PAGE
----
As Vietnam’s economy rises with a growth rate of 6.81% and a per capita income of 2,385 USD, the number of opportunities also rises not only for the locals but also for foreign investors and other nationals willing to make significant changes in their lives.

In a report called “Global Expatriates: Size, Segmentation, and Forecast for the Worldwide Market,” the number of expatriates globally are expected to rise from 66.2 million in 2017 to 87.5 million by 2021.

The number of expats flying in has been increasing in recent years, which can be attributed to the active global expat recruiting and headhunting into Vietnam.

The Expat Insider Survey in 2018 ranks Vietnam as the 14th best destination for expats globally. The country is also ranked 6th in terms of its citizens’ personal happiness.

Vietnam’s Ministry of Labour, Invalids and Social Affairs (MoLISA) reported that there are over 83,500 expats that live in Vietnam as of 2015, with Chinese workers comprising 30.9% of that population.

Ho Chi Minh City ranks as the top city destination, accounting for 24.3 percent of the foreign working population.


What Expats Get in Vietnam

Expats are commonly those seeking for the perfect work-life balance. In considering where to live, a lot of other factors are taken into consideration before taking concrete steps towards living abroad. Here are some of the common factors expats consider.


1. Vietnam has a cheaper cost of living

With the extremely low cost of living in the country compared to other Asian countries, Vietnam is a cost-effective place to live in. Monthly rental rates of a two-bedroom apartment could begin at a low price of 250/500 USD, and meals usually range from 1 to 5 USD for decent and tasty food.


2. It is rich in history and culture

Vietnam is known for its rich culture and traditions, and its food is known worldwide. The country is known for its “street culture” where a variety of local food and drinks are available at any time of the day. Festivals are also a huge part of their traditions, consisting of many activities ranging from the Lunar New Year to Mid-Autumn Festivals and Christmas.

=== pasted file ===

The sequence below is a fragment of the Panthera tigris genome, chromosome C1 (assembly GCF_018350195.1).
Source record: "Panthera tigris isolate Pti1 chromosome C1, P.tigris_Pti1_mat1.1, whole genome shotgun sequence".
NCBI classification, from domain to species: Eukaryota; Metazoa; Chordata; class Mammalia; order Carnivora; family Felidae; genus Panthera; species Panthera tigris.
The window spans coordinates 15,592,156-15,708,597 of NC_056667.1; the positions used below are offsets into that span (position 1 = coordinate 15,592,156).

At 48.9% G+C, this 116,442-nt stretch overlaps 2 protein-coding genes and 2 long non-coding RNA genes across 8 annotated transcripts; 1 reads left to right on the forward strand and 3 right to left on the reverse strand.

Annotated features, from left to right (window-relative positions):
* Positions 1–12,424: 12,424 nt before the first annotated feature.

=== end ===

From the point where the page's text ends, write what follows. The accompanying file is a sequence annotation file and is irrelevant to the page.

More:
3. Good level of security

Compared to other Southeast Asian countries, Vietnam has a much stable political situation without any political conflicts and little cases of terrorism. However, there are still many cases of pickpocketing, so being aware of such instances could greatly help in being safe.


4. Expat communities are growing

With a large number of expats residing in Vietnam, moving in would be much more comfortable as there could be new friendships made. While some go to Vietnam to retain their roles in transnational companies for executive leadership, most are attracted to the work-life balance the country could provide.


5. Many opportunities to work

InterNations reports that in 2018, Vietnam ranks 1st in employing expats. The most popular job at the moment revolves around teaching foreign languages, with demands from HR recruitment in Vietnam rising as well, especially for schools from the kindergarten to university level.


6. Easy ways to set up their lives

With the people’s hospitable and warm personalities, they are also very accommodating especially when it comes to providing resources and services at a fair price. Banking and healthcare have also been made more accessible not only to the locals but also to foreign nationals, as some have retained executive search firms in their source of know-how when it comes to employment.